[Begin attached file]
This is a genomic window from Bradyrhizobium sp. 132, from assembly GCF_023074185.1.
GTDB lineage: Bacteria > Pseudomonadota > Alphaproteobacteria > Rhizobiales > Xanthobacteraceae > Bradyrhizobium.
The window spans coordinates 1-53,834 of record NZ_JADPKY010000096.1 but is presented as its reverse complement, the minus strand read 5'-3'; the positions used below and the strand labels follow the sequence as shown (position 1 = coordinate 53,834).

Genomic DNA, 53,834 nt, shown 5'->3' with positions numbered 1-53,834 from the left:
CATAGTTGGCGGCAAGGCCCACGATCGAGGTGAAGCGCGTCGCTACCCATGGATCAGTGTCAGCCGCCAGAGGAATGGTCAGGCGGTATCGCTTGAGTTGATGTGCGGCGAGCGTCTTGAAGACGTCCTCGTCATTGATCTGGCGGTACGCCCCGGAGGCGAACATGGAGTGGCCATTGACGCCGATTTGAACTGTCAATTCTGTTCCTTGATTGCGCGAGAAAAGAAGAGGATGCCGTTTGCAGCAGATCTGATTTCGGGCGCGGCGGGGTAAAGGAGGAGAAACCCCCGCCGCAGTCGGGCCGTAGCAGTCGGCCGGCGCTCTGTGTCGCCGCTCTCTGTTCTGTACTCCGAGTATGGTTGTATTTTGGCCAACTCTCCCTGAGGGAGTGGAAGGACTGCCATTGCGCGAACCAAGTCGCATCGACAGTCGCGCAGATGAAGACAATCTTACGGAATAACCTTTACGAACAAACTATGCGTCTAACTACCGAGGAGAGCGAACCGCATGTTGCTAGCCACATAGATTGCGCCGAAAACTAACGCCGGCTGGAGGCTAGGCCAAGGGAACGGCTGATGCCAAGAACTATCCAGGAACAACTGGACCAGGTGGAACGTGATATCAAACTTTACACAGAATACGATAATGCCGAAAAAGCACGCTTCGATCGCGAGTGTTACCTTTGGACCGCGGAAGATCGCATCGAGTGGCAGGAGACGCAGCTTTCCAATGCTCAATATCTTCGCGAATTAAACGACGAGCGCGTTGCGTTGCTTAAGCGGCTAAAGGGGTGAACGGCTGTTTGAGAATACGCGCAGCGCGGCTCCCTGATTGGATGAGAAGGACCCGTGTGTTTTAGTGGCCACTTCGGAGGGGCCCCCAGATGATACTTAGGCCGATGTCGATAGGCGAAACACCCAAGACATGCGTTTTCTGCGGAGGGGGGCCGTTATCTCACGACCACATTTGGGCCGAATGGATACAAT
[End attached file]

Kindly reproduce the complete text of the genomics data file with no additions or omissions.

This is a genomic window from Bradyrhizobium sp. 132, from assembly GCF_023074185.1.
GTDB lineage: Bacteria > Pseudomonadota > Alphaproteobacteria > Rhizobiales > Xanthobacteraceae > Bradyrhizobium.
The window spans coordinates 1-53,834 of record NZ_JADPKY010000096.1 but is presented as its reverse complement, the minus strand read 5'-3'; the positions used below and the strand labels follow the sequence as shown (position 1 = coordinate 53,834).

Genomic DNA, 53,834 nt, shown 5'->3' with positions numbered 1-53,834 from the left:
CATAGTTGGCGGCAAGGCCCACGATCGAGGTGAAGCGCGTCGCTACCCATGGATCAGTGTCAGCCGCCAGAGGAATGGTCAGGCGGTATCGCTTGAGTTGATGTGCGGCGAGCGTCTTGAAGACGTCCTCGTCATTGATCTGGCGGTACGCCCCGGAGGCGAACATGGAGTGGCCATTGACGCCGATTTGAACTGTCAATTCTGTTCCTTGATTGCGCGAGAAAAGAAGAGGATGCCGTTTGCAGCAGATCTGATTTCGGGCGCGGCGGGGTAAAGGAGGAGAAACCCCCGCCGCAGTCGGGCCGTAGCAGTCGGCCGGCGCTCTGTGTCGCCGCTCTCTGTTCTGTACTCCGAGTATGGTTGTATTTTGGCCAACTCTCCCTGAGGGAGTGGAAGGACTGCCATTGCGCGAACCAAGTCGCATCGACAGTCGCGCAGATGAAGACAATCTTACGGAATAACCTTTACGAACAAACTATGCGTCTAACTACCGAGGAGAGCGAACCGCATGTTGCTAGCCACATAGATTGCGCCGAAAACTAACGCCGGCTGGAGGCTAGGCCAAGGGAACGGCTGATGCCAAGAACTATCCAGGAACAACTGGACCAGGTGGAACGTGATATCAAACTTTACACAGAATACGATAATGCCGAAAAAGCACGCTTCGATCGCGAGTGTTACCTTTGGACCGCGGAAGATCGCATCGAGTGGCAGGAGACGCAGCTTTCCAATGCTCAATATCTTCGCGAATTAAACGACGAGCGCGTTGCGTTGCTTAAGCGGCTAAAGGGGTGAACGGCTGTTTGAGAATACGCGCAGCGCGGCTCCCTGATTGGATGAGAAGGACCCGTGTGTTTTAGTGGCCACTTCGGAGGGGCCCCCAGATGATACTTAGGCCGATGTCGATAGGCGAAACACCCAAGACATGCGTTTTCTGCGGAGGGGGGCCGTTATCTCACGACCACATTTGGGCCGAATGGATACAAT